We also employ the most capable, aware and knowledgeable insiders to help us understand what’s going on: so we can provide that inside voice and perspective, and give clients straightforward, direct, no-BS feedback.
Q: Based on your interactions with AR pros, do you have any analyst relations pet peeves?
Daniel: Probably my biggest pet peeve is when people ignore the “relations” part of analyst relations. We’re an analyst firm; your job as an AR pro is to build a relationship with us.
We prioritize client relationships and projects ahead of prospective ones — while still working to build new relationships every day. And as we build client relationships, one of the most frustrating things is when AR folks are purely transactional, just showing up when they need something. For instance, they might reach out 15 times when they need a comment for press or when they’re launching a new product or preparing their earnings report. “Can you cover us?” “Can you talk about us?” “Can you do a briefing?” But then when we have a question or need, they become unresponsive.
My point is: Are we building a relationship here, or are we just transacting with one another?
Q: What do you consider to be excellent analyst relations? What are some best practices for AR pros engaging with Futurum?
Daniel: The main thing is checking all the boxes: providing quick responses and access to the executives or information that we need, involving us in relevant briefings, notifying us about analyst days in advance and asking for feedback — not just talking at us all the time.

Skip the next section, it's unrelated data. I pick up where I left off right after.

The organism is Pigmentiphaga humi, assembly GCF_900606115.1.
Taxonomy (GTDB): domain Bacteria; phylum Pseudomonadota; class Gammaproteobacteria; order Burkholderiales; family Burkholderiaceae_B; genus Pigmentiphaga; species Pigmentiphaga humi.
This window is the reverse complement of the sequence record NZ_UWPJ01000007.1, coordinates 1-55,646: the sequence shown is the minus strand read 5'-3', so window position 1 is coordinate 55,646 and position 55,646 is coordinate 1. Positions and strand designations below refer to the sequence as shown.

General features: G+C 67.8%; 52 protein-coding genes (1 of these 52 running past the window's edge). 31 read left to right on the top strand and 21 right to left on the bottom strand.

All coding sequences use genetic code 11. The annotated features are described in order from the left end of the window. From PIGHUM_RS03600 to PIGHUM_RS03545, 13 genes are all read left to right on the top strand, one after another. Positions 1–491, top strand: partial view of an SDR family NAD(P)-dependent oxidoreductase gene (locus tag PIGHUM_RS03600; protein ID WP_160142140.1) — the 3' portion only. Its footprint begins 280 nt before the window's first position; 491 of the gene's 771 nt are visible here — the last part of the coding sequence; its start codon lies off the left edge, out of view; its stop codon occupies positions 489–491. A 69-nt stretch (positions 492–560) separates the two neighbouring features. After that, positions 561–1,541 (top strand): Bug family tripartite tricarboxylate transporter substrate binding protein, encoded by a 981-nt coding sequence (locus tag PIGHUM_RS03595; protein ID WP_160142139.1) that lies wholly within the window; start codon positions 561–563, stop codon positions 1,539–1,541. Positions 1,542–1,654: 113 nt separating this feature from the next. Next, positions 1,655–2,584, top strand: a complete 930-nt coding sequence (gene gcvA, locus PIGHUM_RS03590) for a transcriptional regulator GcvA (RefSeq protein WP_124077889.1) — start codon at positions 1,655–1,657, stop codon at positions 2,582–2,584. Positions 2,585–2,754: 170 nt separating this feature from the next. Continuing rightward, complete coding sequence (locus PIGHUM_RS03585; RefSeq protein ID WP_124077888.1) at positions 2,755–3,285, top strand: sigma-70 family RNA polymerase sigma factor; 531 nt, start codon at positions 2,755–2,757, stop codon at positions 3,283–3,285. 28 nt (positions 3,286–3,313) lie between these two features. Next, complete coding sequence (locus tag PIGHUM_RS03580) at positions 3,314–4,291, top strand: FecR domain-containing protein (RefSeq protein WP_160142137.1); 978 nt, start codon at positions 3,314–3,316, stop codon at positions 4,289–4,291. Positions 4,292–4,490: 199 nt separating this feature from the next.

And it’s also being strategic with your AR program and disrupting the status quo when needed. What’s worked for an analyst relations program for 10 years may need to be done differently right now. That includes the way companies define “analysts.”
I still see companies that will say, “Oh, because you talk to the press, or because you write on Forbes, you’re not an analyst. You’re something else.” Maybe a decade ago, that was the case; even five years ago, it was arguable. But the analyst model has changed, and AR team members who are stuck in that 2010 mentality are going to struggle to be relevant and successful. You have to accept there is a new paradigm in the business.
Q: Can you tell us about Six Five Media, your joint venture with Patrick Moorhead of Moor Insights & Strategy? Why is this media network unique?
Daniel: Patrick and I are, first of all, good friends; we became so when we were both hosts at Dell World in 2014. At the end of the event, we had a beer together and talked about what we did. We both were interested in disrupting the traditional analyst model with digital media. A year-and-a-half later, when I launched Futurum Research in 2016, Pat was an advisor to the business — and he has been ever since.
Then, in 2019, we created The Six Five Podcast. It was actually inspired by an ESPN show where people would ask questions and score the answers. We didn’t quite pull that off in terms of the gamification — but we did pull off a similar structure where we explored six topics for five minutes each. We did a deep analysis of the news, rather than reporting on the news itself.
Then with COVID, as business models changed, we looked at monetizing the podcast. So, in March of 2020, we offered sponsorships for 10 episodes. They sold within an hour. We saw that our customers were eager to work with us — and so that was the origin of Six Five as a media company, not just a podcast. We did our first Six Five Summit that year, keynoted by Michael Dell, and are about to do our fourth installment soon. Our upcoming, virtual summit (June 6-8, 2023) will be opened by Broadcom CEO Hock Tan and feature many other terrific executive speakers.